Florida Overdoses on Poor Campaign Tactics
The fight to legalize medical marijuana in Florida has been a contentious battle. For example, take a look at the latest ad from the ‘No on 2’ campaign’s Facebook page. The image depicts a male/female couple with their arms around each other, the male sporting a “marijuana cookie” in his back-pocket, and a headline that reads, “Will the new face of ‘Date Rape’ look like a cookie?”
This ad does nothing but propagate a misunderstanding of sexual assault and exposes Florida voters to outdated (Reefer Madness throwbacks, anyone?), misguided scare-tactics. To call their recent political campaigns shady would be an understatement, but it speaks to Florida politicians’ long history of anti-marijuana propaganda, a majority of which has come from the chairman of “Drug Free Florida,” Cartlon Turner (yep, that’s the same guy that is often referred to as Reagan’s Drug Czar, having served as the former President’s adviser on drug abuse policy during his administration).
Turner’s claims over the years include, but are not limited to, “marijuana leads to homosexuality and aids,” “weed has more cancer causing compounds than cigarettes,” and “it’s not about medicine, it’s about legalization of drugs, and marijuana is their choice to start”.
The best combat to ignorance is knowledge. Sadly, Carlton Turner, ‘Drug Free Florida’, and ‘No on 2’ obviously missed that memo.
Green with a Hint of Gold
Outside of discussing tax revenues (and Colorado has quite a lot of it), the business of marijuana is not given the attention it merits. And so, Marijuana Business Daily guest columnist, Emily Paxhia, has taken an interesting look at those companies involved in the burgeoning “green rush” that are most likely to prove attractive to investors.
She breaks down those companies most likely to appeal to green backers into five categories:
- Ancillary companies — because they provide products and services without getting their hands “dirty” actually handling marijuana (and as such avoid deep Federal scrutiny as well as the same stringent regulations) they will have less to deal with—including overhead.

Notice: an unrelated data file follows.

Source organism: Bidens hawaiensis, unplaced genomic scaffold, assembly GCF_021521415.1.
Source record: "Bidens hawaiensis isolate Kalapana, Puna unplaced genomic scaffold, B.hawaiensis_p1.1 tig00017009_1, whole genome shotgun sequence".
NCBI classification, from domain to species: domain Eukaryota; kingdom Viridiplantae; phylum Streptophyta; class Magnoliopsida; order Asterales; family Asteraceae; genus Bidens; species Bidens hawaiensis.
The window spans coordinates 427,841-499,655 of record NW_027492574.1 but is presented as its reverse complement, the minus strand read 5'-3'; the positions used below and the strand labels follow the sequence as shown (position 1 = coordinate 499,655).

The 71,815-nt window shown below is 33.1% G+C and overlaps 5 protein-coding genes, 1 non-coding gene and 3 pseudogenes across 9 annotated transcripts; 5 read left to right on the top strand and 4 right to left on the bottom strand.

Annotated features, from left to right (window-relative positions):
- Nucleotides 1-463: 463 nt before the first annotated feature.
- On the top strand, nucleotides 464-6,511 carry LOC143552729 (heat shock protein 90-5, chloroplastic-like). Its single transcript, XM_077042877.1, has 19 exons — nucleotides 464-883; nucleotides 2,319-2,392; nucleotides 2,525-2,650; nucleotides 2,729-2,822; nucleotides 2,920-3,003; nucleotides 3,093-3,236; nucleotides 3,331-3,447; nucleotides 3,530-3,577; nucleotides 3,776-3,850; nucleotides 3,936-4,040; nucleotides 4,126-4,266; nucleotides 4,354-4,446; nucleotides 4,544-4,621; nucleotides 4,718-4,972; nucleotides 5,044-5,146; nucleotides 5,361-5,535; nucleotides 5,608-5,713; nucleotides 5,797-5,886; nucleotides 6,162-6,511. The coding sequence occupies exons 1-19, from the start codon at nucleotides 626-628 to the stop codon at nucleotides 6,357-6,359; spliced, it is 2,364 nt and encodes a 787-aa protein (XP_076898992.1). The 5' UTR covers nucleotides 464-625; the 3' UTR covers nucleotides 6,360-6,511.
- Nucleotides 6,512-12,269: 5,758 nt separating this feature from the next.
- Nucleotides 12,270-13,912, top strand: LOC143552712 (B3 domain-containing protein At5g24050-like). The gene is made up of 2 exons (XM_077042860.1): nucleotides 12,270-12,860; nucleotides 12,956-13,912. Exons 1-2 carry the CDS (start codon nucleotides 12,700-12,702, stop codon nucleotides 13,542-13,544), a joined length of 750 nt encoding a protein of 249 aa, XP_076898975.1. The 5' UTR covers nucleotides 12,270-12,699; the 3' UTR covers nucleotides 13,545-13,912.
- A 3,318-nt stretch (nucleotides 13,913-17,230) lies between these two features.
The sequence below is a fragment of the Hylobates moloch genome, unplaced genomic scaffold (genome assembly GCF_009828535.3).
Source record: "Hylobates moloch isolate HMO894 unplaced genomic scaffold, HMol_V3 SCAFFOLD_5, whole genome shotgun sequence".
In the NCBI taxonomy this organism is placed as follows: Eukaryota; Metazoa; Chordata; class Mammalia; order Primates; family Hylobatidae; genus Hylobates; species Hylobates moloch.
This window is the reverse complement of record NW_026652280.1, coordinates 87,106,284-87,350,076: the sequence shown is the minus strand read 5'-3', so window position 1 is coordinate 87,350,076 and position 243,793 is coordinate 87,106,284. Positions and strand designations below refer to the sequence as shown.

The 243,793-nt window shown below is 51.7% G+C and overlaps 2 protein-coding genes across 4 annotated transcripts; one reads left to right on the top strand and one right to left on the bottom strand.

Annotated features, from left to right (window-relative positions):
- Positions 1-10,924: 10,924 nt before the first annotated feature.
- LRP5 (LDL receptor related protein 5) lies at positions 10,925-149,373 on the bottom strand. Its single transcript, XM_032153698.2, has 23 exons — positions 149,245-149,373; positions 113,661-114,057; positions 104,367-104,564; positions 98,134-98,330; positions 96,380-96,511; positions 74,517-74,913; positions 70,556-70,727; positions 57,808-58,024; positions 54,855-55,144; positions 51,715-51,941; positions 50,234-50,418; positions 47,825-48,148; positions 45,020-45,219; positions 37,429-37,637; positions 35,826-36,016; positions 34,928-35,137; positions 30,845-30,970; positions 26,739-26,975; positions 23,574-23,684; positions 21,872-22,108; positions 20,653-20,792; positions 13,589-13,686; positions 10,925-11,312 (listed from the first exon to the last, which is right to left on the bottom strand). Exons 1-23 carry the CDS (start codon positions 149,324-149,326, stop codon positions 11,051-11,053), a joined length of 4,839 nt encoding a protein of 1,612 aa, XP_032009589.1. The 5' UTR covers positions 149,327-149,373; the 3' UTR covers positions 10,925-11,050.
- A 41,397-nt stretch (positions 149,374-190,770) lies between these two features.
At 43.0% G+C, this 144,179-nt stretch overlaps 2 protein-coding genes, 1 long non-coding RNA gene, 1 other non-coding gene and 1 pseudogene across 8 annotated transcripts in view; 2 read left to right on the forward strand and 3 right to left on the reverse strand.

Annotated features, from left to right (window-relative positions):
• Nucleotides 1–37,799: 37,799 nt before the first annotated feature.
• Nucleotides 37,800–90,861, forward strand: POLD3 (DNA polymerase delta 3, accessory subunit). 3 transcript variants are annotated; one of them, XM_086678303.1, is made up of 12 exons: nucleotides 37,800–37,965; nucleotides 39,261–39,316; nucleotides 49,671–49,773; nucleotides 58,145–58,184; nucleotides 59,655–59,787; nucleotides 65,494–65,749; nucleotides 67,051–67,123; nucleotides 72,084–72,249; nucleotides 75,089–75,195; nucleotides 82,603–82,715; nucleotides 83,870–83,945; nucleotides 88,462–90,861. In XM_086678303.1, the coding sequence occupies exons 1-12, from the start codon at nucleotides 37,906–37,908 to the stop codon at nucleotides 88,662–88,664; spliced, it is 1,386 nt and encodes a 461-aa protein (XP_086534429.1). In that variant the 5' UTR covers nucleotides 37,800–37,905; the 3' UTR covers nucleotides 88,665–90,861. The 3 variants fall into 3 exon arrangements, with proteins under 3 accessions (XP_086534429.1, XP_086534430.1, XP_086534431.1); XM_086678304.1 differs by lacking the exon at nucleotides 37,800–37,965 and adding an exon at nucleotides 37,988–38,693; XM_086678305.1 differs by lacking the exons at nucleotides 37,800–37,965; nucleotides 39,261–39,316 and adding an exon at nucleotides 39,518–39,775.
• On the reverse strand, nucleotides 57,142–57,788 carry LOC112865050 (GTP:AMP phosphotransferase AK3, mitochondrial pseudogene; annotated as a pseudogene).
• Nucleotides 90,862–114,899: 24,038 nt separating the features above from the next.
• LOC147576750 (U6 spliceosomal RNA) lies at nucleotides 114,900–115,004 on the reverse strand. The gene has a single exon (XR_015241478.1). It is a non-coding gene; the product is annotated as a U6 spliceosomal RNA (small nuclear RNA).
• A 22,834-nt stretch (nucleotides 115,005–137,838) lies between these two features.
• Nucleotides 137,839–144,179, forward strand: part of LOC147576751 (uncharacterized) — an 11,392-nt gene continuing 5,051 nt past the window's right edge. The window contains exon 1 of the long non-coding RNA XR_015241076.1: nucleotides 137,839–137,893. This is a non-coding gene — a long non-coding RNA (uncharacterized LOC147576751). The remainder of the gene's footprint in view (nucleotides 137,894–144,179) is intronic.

- Scalable Companies — using the examples of temperature control for growing marijuana and testing practices, she identifies those companies who can scale their operations both upwards and laterally into associated fields as being another place investors might look to plop their bags of cash.
- Innovators — dubbing them as “first movers,” the ability to identify and define new opportunities before they happen, these out-of-the-box market innovators will give investors real bang for their buck as they get to those untapped resources first.
- Disruptors — this R&D-intensive, problem-solving endeavor will rely on a company being able to bring efficiency to a landscape that is largely inefficient through large, well-implemented changes.
- Environmentally Conscious Companies — “green” puns aside, the eco-friendly push has long been a motivating force. As well as improving efficiencies, it dots the “i”s for environmentalists as well as anti-marijuana lawmakers who could use it as ding against marijuana growers.
In Short Supply
Huffington Post’s rotating photo caption “High and Dry in Pot County” pretty much covers what is happening in California right now as a result of the statewide drought. Growing marijuana has become a difficult proposition for farmers, as water is scarce throughout the growing regions in California. As a result the industry is in some potential jeopardy. Maybe Washington State can help with some of their surplus. Oh wait….
Getting Higher Up the Chain
One thing that is not drying up in California, according to the Huffington Post, is the support from lawmakers around the topic of legalization in the Golden State. One in particular, Democratic Lieutenant Governor Gavin Newsom, has indicated that the “right initiative” will get his support to campaign for recreational marijuana legalization on the 2016 ballot.
Of course there is a lot of wiggle room around the conditional phrase “if it is the right initiative” but should the medical marijuana bill currently being debated in the legislature (SB 1262) get a handle on regulating the medical side, it could go a long way in influencing that decision.
Seeds of Change
Marc Emery is safely back home in Windsor Ontario after a 5-year stay in a U.S. prison according to Reuters (courtesy of Cannabis News). Canada’s “Prince of Pot” was jailed for shipping marijuana seeds across the border (or “conspiracy to manufacture marijuana” as the DEA saw it).
Ironically, the DEA saw his 2005 arrest as a coup against legalization efforts. And yet, while jailed, Colorado and Washington legalized recreational use and 23 states along with Washington D.C. now have legal medical marijuana programs.